Women in North Korea Regain the Right to Ride

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Korean-bike

For the past 20 years women have not been allowed to ride bikes in North Korea.

Chinese media reported on Friday that the ban has been lifted. In 1996 the restriction was imposed after the daughter of high-ranking official General Oh Geuk Ryeol, was hit by a car and killed in Pyongyang. Upon hearing of the death of Oh Hye Young, a public decree was immediately announced by Kim Jong Il banning women from riding bicycles. While this was a country-wide ban, enforcement in rural areas lost steam despite temporary nationwide crackdowns.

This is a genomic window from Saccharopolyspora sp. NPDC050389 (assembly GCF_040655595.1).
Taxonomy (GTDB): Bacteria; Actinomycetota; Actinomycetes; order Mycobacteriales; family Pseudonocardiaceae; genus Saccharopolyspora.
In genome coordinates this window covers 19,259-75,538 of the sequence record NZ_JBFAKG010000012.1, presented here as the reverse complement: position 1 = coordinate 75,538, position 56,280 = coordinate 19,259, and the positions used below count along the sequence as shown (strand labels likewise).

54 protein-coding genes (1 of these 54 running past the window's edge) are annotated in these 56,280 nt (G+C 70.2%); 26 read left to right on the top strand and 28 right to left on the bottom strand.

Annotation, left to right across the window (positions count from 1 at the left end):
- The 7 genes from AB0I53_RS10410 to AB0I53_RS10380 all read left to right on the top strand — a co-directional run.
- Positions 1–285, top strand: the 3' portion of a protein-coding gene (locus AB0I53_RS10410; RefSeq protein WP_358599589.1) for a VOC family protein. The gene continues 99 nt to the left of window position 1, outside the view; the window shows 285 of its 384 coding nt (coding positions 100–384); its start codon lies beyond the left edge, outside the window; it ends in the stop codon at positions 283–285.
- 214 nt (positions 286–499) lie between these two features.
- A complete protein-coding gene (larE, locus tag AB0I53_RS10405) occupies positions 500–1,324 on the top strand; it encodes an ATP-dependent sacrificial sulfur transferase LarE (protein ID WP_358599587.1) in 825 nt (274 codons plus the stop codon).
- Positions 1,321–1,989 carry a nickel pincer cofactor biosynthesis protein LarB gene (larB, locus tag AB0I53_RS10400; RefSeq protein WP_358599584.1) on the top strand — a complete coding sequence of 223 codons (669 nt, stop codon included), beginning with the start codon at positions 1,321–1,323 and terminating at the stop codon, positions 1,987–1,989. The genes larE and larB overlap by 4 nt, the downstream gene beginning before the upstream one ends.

Interestingly enough, under the decree, new bicycle lanes were also created and a bicycle registration system was imposed requiring a number to be displayed on registered bikes.

Women who violated the rule in Pyongyang were fined 1000-5000 North Korean Won, ($8-$40) and repeat offenders risked having their bicycles confiscated.

“This August, approval for women to ride bicycles was handed down by the state.” was the statement from an unnamed source in North Pyongan Province. “People have welcomed it, saying that ‘penalties imposed by the father are being lifted by the son.’”

While this is the smallest of victories in a country that is known for its horrific oppression (to put it mildly), we’ll certainly chalk this up to good news.

Its a good day to ride and reflect and be oh so thankful for the new found freedom of our two-wheeled sisters.

By Sarai Snyder – Boulder, CO